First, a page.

Kenya’s Prime Minister, Raila Odinga has officially filed in his petition on the 4th March presidential election which he narrowly lost to his deputy, Uhuru Kenyatta. Although Odinga wants the Supreme Court to annul the results, he must also be on guard not to stir up another lethal post-election violence in an election which most international observers said was free, fair and credible.
Supporters of Odinga’s Coalition for Reforms and Democracy, Cord, clashed with riot-police outside the court recently. The clash has perturbed the serenity that has been spontaneously observed all through Kenya since Uhuru was declared the winner. After Uhuru’s victory was announced, Odinga immediately challenged the conduct of the election and results on a local TV station, but called for calm among his supporters.
In his appeal to the Supreme Court, Odinga’s camp claimed the final results were fallacious following what they described as irregularities during the election and the vote counting machine glitch which they claimed impacted on the counting process itself and the tally obtained. The Supreme Court that has the finally ruling on the election is yet to make known the date of the hearing. With Odinga whinging on ‘minor issues’, which equally affected the other candidates, simply because he lost, this might tread on people’s toes or provoke violence against opposing camps. This is definitely the last thing Odinga nor Uhuru would want to happen to Kenya after the elections started and ended peacefully.
Democracy or Disrespect
“Democracy cannot be exported or imported from abroad. It must be generated by the will of the people and nurtured by a strong active civil society,” Ban Ki-moon, UN Secretary General.
In any election there is always bound to be a loser as well as a winner. Whether the loser accepts the defeat or the winner opts to co-operate with the loser, it is all part of the democratization process. The Kenyan election was obviously going to be challenged looking at the tiny gap that separated both forerunners in opinion polls. However, the results were not declared by Uhuru, but by the Kenya’s Independent Electoral and Boundaries Commission (IEBC) that conducted the elections.
If Odinga trusted the Election commission prior to the poll just like the other seven running contestants, he must also respect the decision and credibility of the institution. Albeit, Odinga would have wish to see the election enter a re-run phase in case no candidate had absolute majority votes. However, there were no guarantees that he would have emerged victorious. It is worth mentioning that out of the eight candidates that went in for the election only Odinga has filed in a complaint.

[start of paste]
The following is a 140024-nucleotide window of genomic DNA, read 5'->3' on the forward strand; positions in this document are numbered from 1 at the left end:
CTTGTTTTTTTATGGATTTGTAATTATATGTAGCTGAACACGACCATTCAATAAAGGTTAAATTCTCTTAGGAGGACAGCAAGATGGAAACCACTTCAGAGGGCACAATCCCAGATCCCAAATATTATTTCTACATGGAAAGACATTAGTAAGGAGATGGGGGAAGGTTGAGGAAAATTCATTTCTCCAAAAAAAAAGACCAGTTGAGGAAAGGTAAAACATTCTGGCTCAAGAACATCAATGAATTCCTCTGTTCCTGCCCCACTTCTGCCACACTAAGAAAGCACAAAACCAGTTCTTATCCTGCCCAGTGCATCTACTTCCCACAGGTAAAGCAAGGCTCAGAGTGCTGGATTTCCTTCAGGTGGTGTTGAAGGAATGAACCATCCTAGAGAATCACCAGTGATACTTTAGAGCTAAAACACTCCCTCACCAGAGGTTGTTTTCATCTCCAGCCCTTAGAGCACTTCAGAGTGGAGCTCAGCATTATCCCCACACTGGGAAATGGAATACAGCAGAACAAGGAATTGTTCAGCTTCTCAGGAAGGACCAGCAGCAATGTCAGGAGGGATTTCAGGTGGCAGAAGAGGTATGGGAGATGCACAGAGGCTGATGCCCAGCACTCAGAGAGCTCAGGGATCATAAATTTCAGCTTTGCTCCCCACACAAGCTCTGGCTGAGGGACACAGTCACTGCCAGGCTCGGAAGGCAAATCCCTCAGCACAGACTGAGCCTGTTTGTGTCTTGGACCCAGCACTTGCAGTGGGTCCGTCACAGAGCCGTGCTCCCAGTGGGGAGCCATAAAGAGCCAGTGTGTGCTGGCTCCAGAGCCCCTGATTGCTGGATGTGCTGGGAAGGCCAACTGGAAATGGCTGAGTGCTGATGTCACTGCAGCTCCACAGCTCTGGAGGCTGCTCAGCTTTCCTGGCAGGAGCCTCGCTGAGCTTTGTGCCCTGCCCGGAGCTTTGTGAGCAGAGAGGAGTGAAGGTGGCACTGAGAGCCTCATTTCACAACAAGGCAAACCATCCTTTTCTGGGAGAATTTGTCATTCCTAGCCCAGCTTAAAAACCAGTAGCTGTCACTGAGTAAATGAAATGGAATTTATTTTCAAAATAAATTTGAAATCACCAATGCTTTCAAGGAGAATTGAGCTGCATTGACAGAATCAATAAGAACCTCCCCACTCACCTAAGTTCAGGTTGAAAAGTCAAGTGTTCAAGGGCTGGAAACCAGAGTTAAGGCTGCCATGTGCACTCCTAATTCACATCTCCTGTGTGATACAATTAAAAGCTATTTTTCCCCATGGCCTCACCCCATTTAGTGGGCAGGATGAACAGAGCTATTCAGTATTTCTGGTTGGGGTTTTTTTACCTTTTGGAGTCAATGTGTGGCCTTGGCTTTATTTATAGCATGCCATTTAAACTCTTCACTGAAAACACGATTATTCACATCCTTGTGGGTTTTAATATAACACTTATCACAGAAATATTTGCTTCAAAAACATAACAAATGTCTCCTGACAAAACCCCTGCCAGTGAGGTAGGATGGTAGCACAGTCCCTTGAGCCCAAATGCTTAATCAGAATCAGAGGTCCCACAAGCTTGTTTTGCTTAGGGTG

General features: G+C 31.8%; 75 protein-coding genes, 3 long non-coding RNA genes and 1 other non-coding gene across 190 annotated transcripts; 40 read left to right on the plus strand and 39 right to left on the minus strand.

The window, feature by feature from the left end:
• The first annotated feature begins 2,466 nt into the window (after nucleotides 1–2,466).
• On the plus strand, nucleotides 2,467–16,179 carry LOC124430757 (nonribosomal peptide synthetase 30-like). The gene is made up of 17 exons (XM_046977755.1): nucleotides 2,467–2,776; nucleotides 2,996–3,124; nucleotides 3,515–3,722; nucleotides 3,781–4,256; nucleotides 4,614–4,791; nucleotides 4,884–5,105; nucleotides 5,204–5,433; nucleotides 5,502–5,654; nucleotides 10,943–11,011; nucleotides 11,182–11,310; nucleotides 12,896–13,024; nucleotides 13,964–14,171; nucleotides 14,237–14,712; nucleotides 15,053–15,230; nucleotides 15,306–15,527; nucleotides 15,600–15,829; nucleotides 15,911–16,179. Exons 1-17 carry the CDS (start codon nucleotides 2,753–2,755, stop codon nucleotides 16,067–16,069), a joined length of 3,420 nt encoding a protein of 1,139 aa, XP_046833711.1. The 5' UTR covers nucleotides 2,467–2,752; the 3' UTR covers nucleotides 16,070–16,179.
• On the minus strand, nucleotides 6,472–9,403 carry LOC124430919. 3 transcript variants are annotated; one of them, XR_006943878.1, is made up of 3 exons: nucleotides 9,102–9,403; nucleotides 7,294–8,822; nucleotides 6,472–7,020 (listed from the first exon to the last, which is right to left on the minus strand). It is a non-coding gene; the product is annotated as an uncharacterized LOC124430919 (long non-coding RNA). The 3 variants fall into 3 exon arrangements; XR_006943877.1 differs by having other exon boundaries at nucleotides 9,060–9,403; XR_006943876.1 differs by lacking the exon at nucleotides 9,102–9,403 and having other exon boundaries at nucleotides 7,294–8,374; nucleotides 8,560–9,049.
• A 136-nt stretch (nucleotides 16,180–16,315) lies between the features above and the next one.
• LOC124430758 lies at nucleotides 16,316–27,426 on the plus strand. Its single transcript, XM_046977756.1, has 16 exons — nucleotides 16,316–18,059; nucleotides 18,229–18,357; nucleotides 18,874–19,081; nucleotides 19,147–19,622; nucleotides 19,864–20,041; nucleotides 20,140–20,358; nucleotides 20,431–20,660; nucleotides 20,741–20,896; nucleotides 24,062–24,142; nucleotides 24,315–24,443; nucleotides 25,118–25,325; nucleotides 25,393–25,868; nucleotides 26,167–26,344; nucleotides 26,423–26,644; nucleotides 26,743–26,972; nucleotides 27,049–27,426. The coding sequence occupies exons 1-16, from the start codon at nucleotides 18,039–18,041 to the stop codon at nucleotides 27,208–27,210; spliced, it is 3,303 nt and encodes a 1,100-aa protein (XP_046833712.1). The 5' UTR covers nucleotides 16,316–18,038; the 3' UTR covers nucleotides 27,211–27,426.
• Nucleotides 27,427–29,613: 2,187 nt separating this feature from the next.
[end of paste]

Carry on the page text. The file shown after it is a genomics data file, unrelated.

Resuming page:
Democracy according to a UN report is a universal value based on the freely expressed will of the people to determine their own political, social and cultural systems and to fully participate in all aspect of their lives. It is as much a process as a goal. Again, only with the complete support of the international community, national governing bodies, civil society and individuals can the best of democracy be made a reality to be enjoyed by everyone, everywhere. Participating in an election is a commendable endeavour to any contender, however not everyone goes into an election with the hope of winning. That is to say, just like the Olympic Games, it is the participation that is honoured and not winning medals. In a liberal democracy, which a level field and conducive atmosphere must be provided during an election winning is not all and all but the honour to take part and get engaged with the people.
The popularity of a party or coalition of parties during an election must not be confused with voter’s choice. Because voting in a democracy is considered secret whereby the voter has the full right on whom to choose from the ballot papers, lots can change. With the turnout quite high, 86 per cent for the election, this might show the enthusiasm among Kenya to involve themselves in the affairs of the government or overall express support for the political system in the country at the moment. It shall be a mistake or simply egoism for Odinga’s legal camp to challenge the peaceful attitude with which majority of Kenyans have accepted the results as well as the credibility of the Election commission.
Taking the case to the Supreme Court with enough evident is no problem, but the hope of most critics is that he should also be ready to take the ruling of the court. Whatever the court’s ruling shall be, the spontaneously peace that Kenya has continued to enjoy, but for a pocket of deviant clashes, should be considered in depth. Silence is golden. If they people are all silence, it means they are happy with the official declaration of the Election Commission.